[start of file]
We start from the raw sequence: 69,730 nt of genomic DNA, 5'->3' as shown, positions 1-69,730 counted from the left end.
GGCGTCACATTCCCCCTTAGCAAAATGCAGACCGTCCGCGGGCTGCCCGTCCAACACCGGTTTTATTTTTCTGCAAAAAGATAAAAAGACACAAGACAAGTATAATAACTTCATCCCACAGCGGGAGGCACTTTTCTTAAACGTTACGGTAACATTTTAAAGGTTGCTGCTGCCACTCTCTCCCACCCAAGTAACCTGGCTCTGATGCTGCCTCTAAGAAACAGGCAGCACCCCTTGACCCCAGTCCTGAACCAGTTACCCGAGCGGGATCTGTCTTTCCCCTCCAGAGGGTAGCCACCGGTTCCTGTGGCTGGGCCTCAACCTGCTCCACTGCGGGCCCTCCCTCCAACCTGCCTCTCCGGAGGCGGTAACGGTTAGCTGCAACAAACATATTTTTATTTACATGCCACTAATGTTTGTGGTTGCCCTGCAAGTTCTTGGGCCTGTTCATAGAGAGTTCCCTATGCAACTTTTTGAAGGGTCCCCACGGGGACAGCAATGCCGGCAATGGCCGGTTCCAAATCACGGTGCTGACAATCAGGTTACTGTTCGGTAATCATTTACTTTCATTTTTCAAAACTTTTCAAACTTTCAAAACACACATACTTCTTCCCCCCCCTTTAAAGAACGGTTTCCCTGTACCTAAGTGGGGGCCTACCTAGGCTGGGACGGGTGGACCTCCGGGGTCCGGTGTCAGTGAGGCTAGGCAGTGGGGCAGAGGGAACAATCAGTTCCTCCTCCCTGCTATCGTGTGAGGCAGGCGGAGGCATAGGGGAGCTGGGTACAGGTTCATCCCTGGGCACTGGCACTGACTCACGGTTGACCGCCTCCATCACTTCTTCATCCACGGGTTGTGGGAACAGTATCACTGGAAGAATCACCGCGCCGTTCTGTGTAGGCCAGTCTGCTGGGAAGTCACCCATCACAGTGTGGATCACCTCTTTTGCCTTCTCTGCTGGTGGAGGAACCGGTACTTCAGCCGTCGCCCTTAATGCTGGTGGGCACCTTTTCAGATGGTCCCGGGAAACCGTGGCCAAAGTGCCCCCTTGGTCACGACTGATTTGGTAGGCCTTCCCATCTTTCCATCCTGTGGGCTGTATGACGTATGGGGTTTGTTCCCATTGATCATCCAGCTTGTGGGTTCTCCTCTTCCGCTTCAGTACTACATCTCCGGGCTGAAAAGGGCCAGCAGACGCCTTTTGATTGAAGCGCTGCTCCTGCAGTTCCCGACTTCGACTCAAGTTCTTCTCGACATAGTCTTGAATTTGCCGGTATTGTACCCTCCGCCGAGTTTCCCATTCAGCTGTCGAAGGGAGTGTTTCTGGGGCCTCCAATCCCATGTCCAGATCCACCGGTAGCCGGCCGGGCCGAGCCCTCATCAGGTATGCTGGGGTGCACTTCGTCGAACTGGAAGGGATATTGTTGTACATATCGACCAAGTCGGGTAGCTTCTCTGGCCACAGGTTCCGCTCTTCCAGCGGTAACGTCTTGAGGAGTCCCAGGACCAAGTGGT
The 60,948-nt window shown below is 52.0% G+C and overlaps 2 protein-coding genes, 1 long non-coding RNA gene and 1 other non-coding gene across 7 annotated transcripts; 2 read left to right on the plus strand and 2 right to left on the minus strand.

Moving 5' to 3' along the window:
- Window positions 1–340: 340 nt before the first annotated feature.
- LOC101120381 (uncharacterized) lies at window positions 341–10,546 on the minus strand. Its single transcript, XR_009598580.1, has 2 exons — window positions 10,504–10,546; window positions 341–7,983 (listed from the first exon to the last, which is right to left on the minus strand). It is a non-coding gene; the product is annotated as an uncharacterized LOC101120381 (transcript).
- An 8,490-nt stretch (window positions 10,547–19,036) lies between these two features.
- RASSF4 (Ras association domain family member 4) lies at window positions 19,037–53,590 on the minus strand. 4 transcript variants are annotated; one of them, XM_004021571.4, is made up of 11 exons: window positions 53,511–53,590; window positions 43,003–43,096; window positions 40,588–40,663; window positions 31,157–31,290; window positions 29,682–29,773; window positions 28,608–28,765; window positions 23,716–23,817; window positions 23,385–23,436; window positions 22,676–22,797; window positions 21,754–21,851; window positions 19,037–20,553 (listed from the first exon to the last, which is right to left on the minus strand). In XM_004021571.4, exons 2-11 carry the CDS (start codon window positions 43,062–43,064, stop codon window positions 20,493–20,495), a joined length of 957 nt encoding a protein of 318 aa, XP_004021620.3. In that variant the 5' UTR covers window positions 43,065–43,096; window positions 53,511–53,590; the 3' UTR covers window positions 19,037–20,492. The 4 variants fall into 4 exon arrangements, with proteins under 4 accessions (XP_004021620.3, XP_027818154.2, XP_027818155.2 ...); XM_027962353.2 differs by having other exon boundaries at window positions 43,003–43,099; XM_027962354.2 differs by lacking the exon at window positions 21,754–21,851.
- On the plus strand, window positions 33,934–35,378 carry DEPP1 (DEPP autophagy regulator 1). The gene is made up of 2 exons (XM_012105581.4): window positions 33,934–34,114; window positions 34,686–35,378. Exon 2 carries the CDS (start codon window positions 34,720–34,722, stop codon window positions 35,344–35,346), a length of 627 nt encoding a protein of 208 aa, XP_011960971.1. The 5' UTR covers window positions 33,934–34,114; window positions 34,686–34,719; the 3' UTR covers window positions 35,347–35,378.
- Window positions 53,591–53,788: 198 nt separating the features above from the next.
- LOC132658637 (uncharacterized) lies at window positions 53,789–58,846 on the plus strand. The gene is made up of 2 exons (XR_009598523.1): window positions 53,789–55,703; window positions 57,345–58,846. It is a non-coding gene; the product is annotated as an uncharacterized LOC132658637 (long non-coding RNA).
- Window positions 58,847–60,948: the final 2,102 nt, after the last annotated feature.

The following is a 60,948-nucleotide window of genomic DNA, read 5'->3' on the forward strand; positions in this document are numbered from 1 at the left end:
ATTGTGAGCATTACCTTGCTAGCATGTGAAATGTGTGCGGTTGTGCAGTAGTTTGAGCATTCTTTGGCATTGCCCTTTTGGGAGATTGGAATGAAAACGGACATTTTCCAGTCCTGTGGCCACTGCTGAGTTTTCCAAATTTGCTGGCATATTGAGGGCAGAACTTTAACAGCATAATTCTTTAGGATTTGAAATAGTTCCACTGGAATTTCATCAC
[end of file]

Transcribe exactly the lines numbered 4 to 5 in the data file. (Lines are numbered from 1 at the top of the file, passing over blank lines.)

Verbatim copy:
Moving 5' to 3' along the window:
- Window positions 1–340: 340 nt before the first annotated feature.